Darafael McKire vs State of Florida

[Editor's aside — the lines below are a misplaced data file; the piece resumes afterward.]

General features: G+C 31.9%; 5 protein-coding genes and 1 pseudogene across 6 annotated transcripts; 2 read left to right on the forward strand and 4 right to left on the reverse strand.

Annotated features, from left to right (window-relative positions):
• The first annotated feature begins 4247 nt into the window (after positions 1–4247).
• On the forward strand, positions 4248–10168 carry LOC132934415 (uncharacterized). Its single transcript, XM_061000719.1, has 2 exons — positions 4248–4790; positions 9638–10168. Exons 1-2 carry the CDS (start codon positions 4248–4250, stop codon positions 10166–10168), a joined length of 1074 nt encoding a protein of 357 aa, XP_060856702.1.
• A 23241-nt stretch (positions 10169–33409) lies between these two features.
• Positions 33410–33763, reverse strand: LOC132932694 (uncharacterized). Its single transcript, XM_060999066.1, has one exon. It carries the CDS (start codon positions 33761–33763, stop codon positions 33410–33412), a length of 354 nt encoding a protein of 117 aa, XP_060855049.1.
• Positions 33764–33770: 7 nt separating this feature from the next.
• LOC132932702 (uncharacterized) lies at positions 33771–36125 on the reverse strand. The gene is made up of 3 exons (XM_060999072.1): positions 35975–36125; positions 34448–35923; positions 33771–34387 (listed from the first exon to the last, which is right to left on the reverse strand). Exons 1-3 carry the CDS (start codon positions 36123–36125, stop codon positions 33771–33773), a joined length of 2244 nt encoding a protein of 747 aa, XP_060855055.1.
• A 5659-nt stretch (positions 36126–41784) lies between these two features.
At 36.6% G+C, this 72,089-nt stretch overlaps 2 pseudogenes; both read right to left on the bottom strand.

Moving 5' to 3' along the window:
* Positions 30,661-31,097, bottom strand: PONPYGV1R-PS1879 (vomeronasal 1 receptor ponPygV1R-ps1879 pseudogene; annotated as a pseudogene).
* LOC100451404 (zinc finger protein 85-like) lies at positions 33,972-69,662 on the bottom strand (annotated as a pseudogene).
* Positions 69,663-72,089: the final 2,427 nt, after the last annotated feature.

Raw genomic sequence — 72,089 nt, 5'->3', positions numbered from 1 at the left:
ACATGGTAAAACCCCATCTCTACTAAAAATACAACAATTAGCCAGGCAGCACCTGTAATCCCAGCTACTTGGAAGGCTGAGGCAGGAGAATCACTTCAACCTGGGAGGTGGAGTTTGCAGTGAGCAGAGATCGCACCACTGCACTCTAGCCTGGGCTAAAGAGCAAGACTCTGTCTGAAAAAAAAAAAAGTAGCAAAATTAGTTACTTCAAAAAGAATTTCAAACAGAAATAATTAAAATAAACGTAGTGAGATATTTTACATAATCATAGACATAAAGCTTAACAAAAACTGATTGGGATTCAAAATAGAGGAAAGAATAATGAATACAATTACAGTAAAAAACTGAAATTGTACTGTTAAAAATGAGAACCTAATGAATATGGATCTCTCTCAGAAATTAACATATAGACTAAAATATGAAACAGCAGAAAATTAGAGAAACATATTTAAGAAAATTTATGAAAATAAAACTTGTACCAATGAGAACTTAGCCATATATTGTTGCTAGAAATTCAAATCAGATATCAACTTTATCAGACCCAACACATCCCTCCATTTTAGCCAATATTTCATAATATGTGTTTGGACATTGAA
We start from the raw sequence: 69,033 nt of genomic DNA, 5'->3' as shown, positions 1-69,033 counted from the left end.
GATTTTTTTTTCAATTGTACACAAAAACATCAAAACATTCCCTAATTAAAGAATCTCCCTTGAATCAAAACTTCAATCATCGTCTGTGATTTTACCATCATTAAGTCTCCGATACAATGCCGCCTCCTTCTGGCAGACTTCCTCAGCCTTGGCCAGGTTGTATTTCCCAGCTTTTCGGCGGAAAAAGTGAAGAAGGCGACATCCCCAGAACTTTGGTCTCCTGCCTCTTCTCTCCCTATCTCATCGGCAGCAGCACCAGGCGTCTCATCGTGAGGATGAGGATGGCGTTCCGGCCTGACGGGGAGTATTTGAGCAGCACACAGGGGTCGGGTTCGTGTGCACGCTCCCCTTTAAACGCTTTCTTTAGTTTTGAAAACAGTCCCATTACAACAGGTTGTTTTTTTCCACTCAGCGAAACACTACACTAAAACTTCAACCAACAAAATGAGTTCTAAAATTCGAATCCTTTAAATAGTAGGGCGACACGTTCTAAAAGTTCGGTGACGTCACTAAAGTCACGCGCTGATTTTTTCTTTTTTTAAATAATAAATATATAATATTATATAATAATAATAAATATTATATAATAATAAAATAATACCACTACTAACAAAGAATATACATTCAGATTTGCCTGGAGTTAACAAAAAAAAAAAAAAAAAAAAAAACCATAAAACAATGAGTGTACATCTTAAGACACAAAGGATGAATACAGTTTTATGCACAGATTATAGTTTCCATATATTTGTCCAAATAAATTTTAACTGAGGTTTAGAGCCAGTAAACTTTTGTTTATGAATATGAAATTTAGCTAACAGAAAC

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FIRST DISTRICT COURT OF APPEAL STATE OF FLORIDA _____________________________ No. 1D16-5158 _____________________________ DARAFAEL MCKIRE, Appellant, v. STATE OF FLORIDA, Appellee. _____________________________ On appeal from the Circuit Court for Columbia County. Wesley R. Douglas, Judge. August 24, 2018 OSTERHAUS, J. Darafael McKire challenges his convictions for possession with intent to sell cocaine and possession of more than 20 grams of marijuana. We conclude that the State proved Mr. McKire possessed the cocaine found next to where he was sitting in the vehicle and affirm on that count. We agree with Mr. McKire, however, that the State failed to prove that he actually or constructively possessed the marijuana found on the gas station’s property. I. In the course of investigating a shootout between cars that had fled a Columbia County gas station on U.S. Highway 90, law enforcement officers found illegal drugs. They found, among other things, a cocktail shaker cup stuffed with marijuana lying next to a fence at the gas station’s property line. At about the same time in another part of town, law enforcement officers stopped a car with three occupants that had been part of the shootout. Mr. McKire emerged from the back seat of the car bleeding profusely from a gunshot wound. He was transported to the hospital. Then, a search of the vehicle uncovered cocaine in a bag with traces of what appeared to be blood in the backseat pocket adjacent to where Mr. McKire was sitting. The State subsequently charged Mr. McKire with drug crimes arising not only from cocaine found in the car and at the shootout scene, but also arising from the marijuana found on the ground at the store. At trial, the State’s case tied Mr. McKire to the marijuana based on a security video. The grainy video showed a car pull up to the gas pumps and wait a few minutes until another car arrived. A passenger from the second car exited and engaged with occupants of the first car, where Mr. McKire sat. The video shows Mr. McKire then dart from his car and run towards U.S. Highway 90, dropping two unidentifiable objects on the pavement as he ran. An occupant of the second car retrieved one of the things that Mr. McKire dropped and got back in his car before it drove away. By that time, Mr. McKire reappeared in the video and began shooting at the departing car. Mr. McKire then re-entered the back seat of the first car and it also drove away. After the close of the State’s case, Mr. McKire moved for a judgment of acquittal. He argued that there was insufficient proof connecting him to the marijuana found on the ground at the gas station. The trial court denied his motion. And Mr. McKire was ultimately found guilty of possessing the marijuana and sentenced to five years in prison, concurrent with longer sentences he received on other charges. II. We review the denial of a motion for judgment of acquittal de novo. Taylor v. State, 13 So. 3d 77, 78 (Fla. 1st DCA 2009). In this review, “we consider the evidence and all reasonable inferences in a light most favorable to the State as the non-moving party.” Id. 2 To convict Mr. McKire for possessing marijuana, the State had the burden of proving that he either actually or constructively possessed it. See Smith v. State, 175 So. 3d 900, 902-03 (Fla. 1st DCA 2015). Actual possession is established if the contraband is found on the defendant’s person or is “within his ‘ready reach’ and under his control.” Id. at 903. Constructive possession is proven by showing that “Appellant knew of the presence of the contraband on or about [the] premises and had the ability to maintain dominion and control over it.” Taylor v. State, 13 So. 3d 77, 80 (Fla. 1st DCA 2009). The State hinged its marijuana possession case against Mr. McKire on evidence from the gas station’s security video. The video showed Mr. McKire running and dropping things near the gas pumps during the shootout. Mr. McKire dropped these things in the same general area where officers later found marijuana. But there are problems with basing Mr. McKire’s marijuana conviction on the video evidence. First, while the video shows Mr. McKire running from the gas station and dropping two objects (one of which is retrieved by someone else in the video), it doesn’t show what he dropped. It is plausible that one of the things Mr. McKire dropped was a shaker cup. But it is not clear from the video. Beyond the iffy video evidence, nothing else connects Mr. McKire to the marijuana-filled shaker cup: no one testified that he owned or possessed such a cup; nothing indicated that the cup only appeared after Mr. McKire’s visit to the gas station; and no physical evidence connected him to the cup or contents of the cup. Under these circumstances, about all that is left to tie Mr. McKire to the cup is that they both were at the gas station around the same time. But this isn’t sufficient to support a possession conviction. See Lindsey v. State, 793 So. 2d 1165, 1167 (Fla. 1st DCA 2001) (“When the contraband is found in a public place, more than mere proximity to the defendant must be shown to sustain a conviction.”). Secondly, there is a location discrepancy. The things Mr. McKire dropped at the station didn’t appear to fall in the grass strip next to the fence, where the officers found the marijuana. While the video doesn’t clearly show the fence, the items Mr. 3 McKire dropped appear to fall on the pavement (where the investigating officers found other objects connected to the shootout). Again here, the video evidence shows only that Mr. McKire dropped something in the general vicinity of where officers later found marijuana. We understand the State’s argument based on Ball v. State, 758 So. 2d 1239 (Fla. 5th DCA 2000), that Mr. McKire’s proximity to the marijuana is sufficient to establish its case. But the facts in Ball were different. There, an officer found crack cocaine in a bottle behind a newspaper box, immediately next to where the defendant was standing, and just after witnessing him suddenly hide his hand behind the box. Id. at 1240. The direct evidence and proximity of the defendant to the contraband when it was found mattered significantly. The district court affirmed because the circumstances showed that the defendant knew where the cocaine was and retained the ability to control it. Id. at 1241. Here, however, Mr. McKire wasn’t sufficiently connected with the contraband. He wasn’t found with, near, or making moves toward the marijuana. Under these facts, his earlier proximity to the area where officers later found the contraband is insufficient to establish possession. Lindsey, 793 So. 2d at 1167. III. For these reasons, we reverse Mr. McKire’s conviction on the count II marijuana possession charge and remand for the trial court to enter a judgment of acquittal on this count. The judgment and sentence are otherwise affirmed. AFFIRMED in part, REVERSED in part, and REMANDED. WOLF and WINSOR, JJ., concur. 4 _____________________________ Not final until disposition of any timely and authorized motion under Fla. R. App. P. 9.330 or 9.331. _____________________________ Andy Thomas, Public Defender, and Maria Ines Suber, Assistant Public Defender, Tallahassee, for Appellant. Pamela Jo Bondi, Attorney General, Daniel R. Krumbholz, Assistant Attorney General, and Thomas H. Duffy, Assistant Attorney General, Tallahassee, for Appellee. 5